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Old 05-01-2010, 01:45 PM   #15
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An update on this situation -- our air dryer has always had some engine-type oil film around the purge exhaust but I didn't think it was critical. When the dealer's technician looked at this low air suspension issue when cold, he took the air dryer apart and found it was mostly full of engine oil. Apparently engine oil is leaking through the compressor drive to the air dryer, so there must be a seal that's not working, similar to the seal leak we had around the fuel pump previously. It's our theory the engine oil filling the air dryer is causing this low air issue when it's cold outside. At a minimum, the air dryer filter shouldn't be sitting in engine oil.

I'm going to wait till I get the coach over to Cummins Yakima for its annual service to fully take care of this air dryer issue since a leaking compressor would still be covered under my warranty, and I want them to see how much oil is really leaking.

We did check to see if oil had moved beyond the air dryer in the lines and it appears to have not.

BTW, the owners manual says to drain condensation from air suspension daily and I've been looking all over for a drain from the air tank or the system, with EM's help and the dealer's tech. The only air tank we have is located over the rear axle and it has no drain, but the "air suspension" drain valve next to the air chuck in the compartment behind the battery compartment appears to be designed to drain from the air tank. That produces no moisture when I drain it and dump the air. So I am assuming WRV intended for us to drain air/moisture from that "air suspension" drain valve. Anybody have any other thoughts on this?
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Old 05-02-2010, 04:45 PM   #16
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Looking at the outside canister of my Haldrex air dryer I see a part # N4253F. I see no such # on their web site. Does anyone have the # for the replacement cartridge that fits this model?
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Old 05-02-2010, 06:16 PM   #17
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Jerry, I have the same # Haldex dryer (N4253f) when I called Haldex Technical Service (800-643-2374) they know that number and tell you which filter to order. I have a good repair man here in Redding and he takes care of it when I have regular service done on the coach.
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Old 05-03-2010, 07:27 AM   #18
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Quote:
Originally Posted by Coin-Op View Post
Jerry, I have the same # Haldex dryer (N4253f) when I called Haldex Technical Service (800-643-2374) they know that number and tell you which filter to order.
Tom, do you have that filter number for us?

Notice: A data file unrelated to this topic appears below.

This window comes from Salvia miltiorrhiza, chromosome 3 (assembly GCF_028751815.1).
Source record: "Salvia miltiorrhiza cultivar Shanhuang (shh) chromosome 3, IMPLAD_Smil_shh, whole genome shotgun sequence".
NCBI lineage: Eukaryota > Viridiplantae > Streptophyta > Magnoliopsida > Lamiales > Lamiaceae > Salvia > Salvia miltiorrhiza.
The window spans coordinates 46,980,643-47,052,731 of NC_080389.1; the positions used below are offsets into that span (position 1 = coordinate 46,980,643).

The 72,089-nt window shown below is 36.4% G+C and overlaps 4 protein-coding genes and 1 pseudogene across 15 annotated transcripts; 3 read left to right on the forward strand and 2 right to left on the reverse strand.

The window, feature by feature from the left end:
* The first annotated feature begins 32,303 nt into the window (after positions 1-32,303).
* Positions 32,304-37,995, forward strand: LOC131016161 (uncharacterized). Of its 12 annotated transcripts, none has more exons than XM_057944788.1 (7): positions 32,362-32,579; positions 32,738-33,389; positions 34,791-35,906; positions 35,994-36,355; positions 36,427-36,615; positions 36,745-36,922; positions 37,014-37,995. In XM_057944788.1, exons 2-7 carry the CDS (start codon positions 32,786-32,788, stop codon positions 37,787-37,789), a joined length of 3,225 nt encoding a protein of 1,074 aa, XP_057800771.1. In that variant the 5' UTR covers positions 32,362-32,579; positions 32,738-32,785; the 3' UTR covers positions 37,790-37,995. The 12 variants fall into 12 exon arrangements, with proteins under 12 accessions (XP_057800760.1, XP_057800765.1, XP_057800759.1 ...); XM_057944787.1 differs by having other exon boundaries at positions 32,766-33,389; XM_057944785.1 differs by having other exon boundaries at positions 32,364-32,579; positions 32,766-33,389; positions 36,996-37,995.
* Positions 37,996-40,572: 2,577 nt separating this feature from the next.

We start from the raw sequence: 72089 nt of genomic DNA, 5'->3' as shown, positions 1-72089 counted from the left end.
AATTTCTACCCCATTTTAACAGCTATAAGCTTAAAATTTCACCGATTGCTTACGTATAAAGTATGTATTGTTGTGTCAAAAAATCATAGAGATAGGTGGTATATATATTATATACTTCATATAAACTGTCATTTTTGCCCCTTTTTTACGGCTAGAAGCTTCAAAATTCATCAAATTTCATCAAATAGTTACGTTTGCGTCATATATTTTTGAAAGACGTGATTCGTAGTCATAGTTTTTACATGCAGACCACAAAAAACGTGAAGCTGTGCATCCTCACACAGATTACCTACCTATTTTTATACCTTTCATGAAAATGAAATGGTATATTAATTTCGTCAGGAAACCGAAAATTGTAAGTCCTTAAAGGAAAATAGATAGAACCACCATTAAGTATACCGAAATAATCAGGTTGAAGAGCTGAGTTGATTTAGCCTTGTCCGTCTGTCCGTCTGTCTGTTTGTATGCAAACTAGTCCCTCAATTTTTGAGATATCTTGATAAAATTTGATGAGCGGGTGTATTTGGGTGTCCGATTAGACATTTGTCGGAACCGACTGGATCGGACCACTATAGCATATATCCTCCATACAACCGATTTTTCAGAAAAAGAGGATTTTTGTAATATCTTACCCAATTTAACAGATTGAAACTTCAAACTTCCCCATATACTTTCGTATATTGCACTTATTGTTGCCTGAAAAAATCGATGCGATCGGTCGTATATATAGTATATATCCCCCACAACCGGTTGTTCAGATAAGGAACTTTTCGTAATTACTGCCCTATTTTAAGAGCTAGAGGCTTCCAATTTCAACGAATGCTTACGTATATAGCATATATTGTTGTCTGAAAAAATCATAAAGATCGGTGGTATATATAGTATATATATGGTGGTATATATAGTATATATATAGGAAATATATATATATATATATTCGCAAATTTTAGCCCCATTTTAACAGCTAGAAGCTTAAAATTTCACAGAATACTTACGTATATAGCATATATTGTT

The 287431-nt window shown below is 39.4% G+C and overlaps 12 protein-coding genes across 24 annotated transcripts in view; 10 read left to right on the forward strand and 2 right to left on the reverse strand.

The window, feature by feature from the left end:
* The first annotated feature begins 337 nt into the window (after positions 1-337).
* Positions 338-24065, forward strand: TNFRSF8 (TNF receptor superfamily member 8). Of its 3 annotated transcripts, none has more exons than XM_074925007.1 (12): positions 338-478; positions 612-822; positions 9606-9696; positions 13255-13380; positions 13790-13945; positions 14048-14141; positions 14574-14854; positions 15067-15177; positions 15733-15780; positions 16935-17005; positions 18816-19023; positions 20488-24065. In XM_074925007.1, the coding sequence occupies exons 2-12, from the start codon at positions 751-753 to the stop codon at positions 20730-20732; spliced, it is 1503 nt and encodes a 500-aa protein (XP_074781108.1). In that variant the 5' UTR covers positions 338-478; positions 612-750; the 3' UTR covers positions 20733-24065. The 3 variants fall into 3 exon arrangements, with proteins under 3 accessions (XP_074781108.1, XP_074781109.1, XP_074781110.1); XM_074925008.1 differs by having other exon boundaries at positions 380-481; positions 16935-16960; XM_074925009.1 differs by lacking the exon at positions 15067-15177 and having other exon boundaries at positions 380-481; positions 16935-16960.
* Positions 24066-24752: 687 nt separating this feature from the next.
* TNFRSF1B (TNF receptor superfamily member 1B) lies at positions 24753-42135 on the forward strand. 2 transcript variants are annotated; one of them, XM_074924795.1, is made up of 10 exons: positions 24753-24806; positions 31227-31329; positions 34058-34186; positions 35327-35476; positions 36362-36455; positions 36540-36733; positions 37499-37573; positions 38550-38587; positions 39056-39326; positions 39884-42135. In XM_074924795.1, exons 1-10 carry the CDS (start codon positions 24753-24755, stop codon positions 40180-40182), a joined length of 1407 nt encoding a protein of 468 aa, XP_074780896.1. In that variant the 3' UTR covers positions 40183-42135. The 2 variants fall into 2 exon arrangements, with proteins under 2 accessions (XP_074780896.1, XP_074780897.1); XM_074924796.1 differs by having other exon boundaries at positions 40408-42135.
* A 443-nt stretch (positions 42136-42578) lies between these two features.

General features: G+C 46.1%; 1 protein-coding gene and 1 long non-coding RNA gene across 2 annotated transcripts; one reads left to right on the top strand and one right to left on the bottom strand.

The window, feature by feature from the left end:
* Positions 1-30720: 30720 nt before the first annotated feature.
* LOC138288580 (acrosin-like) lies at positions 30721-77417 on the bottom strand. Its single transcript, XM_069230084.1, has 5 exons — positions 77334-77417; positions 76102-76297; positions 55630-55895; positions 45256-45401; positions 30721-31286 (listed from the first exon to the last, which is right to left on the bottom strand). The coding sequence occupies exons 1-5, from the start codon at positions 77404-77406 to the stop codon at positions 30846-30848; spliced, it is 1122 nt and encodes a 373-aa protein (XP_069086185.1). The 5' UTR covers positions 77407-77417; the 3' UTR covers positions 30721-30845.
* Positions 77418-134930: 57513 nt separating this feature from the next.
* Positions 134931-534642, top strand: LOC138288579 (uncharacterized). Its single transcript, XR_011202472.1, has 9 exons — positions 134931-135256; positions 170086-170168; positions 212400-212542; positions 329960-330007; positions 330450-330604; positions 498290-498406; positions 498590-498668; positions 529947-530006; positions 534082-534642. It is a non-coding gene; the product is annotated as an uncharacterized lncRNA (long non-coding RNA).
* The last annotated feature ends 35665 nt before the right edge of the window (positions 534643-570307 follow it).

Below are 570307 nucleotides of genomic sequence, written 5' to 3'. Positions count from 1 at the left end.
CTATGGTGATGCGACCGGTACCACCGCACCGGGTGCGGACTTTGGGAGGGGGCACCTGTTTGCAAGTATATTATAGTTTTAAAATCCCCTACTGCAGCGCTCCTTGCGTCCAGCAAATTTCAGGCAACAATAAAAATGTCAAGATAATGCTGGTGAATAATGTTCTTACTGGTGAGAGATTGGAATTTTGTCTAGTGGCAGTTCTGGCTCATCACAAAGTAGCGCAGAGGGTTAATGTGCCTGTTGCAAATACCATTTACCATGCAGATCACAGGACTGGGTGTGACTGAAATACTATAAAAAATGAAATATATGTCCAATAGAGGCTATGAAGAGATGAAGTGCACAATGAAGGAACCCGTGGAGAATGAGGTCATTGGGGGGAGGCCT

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Old 05-03-2010, 09:58 AM   #19
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Just checked with Haldex. The cartridge # they gave me was DQ6050. If this is the right one now all I have to do is find it. Any suggestions as to who might carry this item?
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Old 05-03-2010, 10:34 AM   #20
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RV Chassis Parts has it for $121, don't know if that is a good price.

And here is an interesting write-up from a Beaver owner on DIY maintenance including desiccant change-out photos.
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Old 05-03-2010, 11:17 AM   #21
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Looks like Jerry beat me to it #DQ6050
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Old 05-03-2010, 05:27 PM   #22
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Cool

The air dryer on my coach does not have a screw on canister as shown in the Beaver thread mentioned by Emike. Mine has an insertable cartridge. Interesting that the screw on has the same part # DQ6050.
So is the DQ6050 the correct # for the non screw on cartridge?
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Old 05-03-2010, 05:29 PM   #23
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Just reread the Beaver article....................different #. My bad.
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Old 05-05-2010, 06:46 PM   #24
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Hi All,

Based on this thread, I checked the exhaust outlet from my Haldex dryer. It was covered with oil. RV Specialists pulled the Haldex cartridge and it was filled with oil. It was mentioned previously that this malady is probably due to engine oil leaking past a compressor seal. The question is can the compressor be serviced? Who makes the compressor and is there a seal repair kit? Apparently, the compressor is hidden behind several components and will require a tear down to get to it. Any suggestions?

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Old 05-05-2010, 07:07 PM   #25
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Cummins had to replace the whole compressor on mine. Cost about $2k.
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Old 05-05-2010, 11:42 PM   #26